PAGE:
Developing an eye for quality lighting starts with learning to light

Exposing for the dead brown grass behind Cassie and then using my speedlite to fix in the shadows gave me the image you see above. ISO 100 1/30 f4. Canon 600-EX-RT fitted with 1/4 color temperature orange gel and grid. Compare the exposure to the behind-the-scenes picture below. There is at least 4 f-stops of difference in the light so using available light would mean either a blown-out background of dead brown grass or a silhouette of Cassie in the foreground.

If you asked me which among all the skills in photography takes the
longest to acquire, I would say it’s the ability to find and utilize where the good light is in any scene.

Cassie, Marvin and I behind-the-scenes. Thank you Tim Sivils for the picture. For this particular behind-the-scenes image, the exposure was 1/30 f8 ISO 200 Canon Powershot G11.
Cassie, Marvin and I behind-the-scenes. Thank you Tim Sivils for the picture. For this particular behind-the-scenes image, the exposure was 1/30 f8 ISO 200 Canon Powershot G11.

It doesn’t come very easily because in order to develop a knack for finding the ‘good light,’ you have to learn to manipulate what’s already there in the scene.

For this portrait of Jessica I made as demo during my class at the Riverside Art Museum, I used a silvered reflector. Nothing fancy at all.
For this portrait of Jessica I made as demo during my class at the Riverside Art Museum, I used a silvered reflector. Nothing fancy at all. 1/250 @ f1.4 Canon 5DMark2 with a 50mm lens.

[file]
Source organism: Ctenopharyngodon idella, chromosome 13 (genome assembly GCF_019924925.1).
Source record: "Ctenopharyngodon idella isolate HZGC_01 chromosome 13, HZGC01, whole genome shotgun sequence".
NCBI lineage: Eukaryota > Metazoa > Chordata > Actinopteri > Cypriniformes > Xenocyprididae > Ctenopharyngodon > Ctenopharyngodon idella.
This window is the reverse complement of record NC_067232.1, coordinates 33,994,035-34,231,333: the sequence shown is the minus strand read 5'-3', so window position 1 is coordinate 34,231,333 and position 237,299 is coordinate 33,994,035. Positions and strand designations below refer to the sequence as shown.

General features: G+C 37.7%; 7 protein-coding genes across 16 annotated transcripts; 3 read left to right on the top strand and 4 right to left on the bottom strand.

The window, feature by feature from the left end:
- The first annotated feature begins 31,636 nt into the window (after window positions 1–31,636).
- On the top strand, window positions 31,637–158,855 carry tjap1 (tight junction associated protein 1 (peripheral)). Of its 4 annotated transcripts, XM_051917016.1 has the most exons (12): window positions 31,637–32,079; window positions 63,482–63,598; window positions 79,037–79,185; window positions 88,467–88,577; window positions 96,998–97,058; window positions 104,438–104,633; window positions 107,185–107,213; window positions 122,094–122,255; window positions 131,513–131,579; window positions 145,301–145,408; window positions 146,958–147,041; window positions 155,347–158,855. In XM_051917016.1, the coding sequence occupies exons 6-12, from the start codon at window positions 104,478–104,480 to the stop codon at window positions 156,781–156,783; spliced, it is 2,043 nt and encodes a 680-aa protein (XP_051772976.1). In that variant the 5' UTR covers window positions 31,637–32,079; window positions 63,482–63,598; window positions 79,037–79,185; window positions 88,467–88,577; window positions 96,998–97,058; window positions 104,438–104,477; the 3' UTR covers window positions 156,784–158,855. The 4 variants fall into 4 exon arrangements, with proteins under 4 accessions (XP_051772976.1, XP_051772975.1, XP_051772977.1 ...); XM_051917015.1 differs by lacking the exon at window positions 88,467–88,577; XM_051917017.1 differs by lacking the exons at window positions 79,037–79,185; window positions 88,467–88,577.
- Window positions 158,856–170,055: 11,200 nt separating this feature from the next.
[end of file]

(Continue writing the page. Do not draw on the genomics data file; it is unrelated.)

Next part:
Sometimes it’s very obvious, other times very subtle.

It’s only through using your own lights on location a lot,  whether it’s a tiny speed light, a large studio strobe or even just a reflector,   that you can begin to recognize the potential areas you can set up when you arrive for successful portrait photography.

The atrium of the Riverside Art Museum is flooded with lots and lots of light so I used a reflector, 2 clamps and a light stand. We dragged the chair over to a good spot so Jessica was moved away from the background. That way when I shot with my lens wide open, the background was obliterated by my shallow depth-of-field.
The atrium of the Riverside Art Museum is flooded with lots and lots of light so I used a reflector, 2 clamps and a light stand. We dragged the chair over to a good spot so Jessica was moved away from the background. That way when I shot with my lens wide open, the background was obliterated by my shallow depth-of-field.

For those too lazy to learn to use your own lighting, take note.

There is a wonderful  unintended consequence of learning to light.

You will develop an awareness of light and start paying attention to light’s subtleties and before long, you  start to recognize when the quality of light suits your purposes and your landscapes and event photography will see a vast improvement.

I kid you not.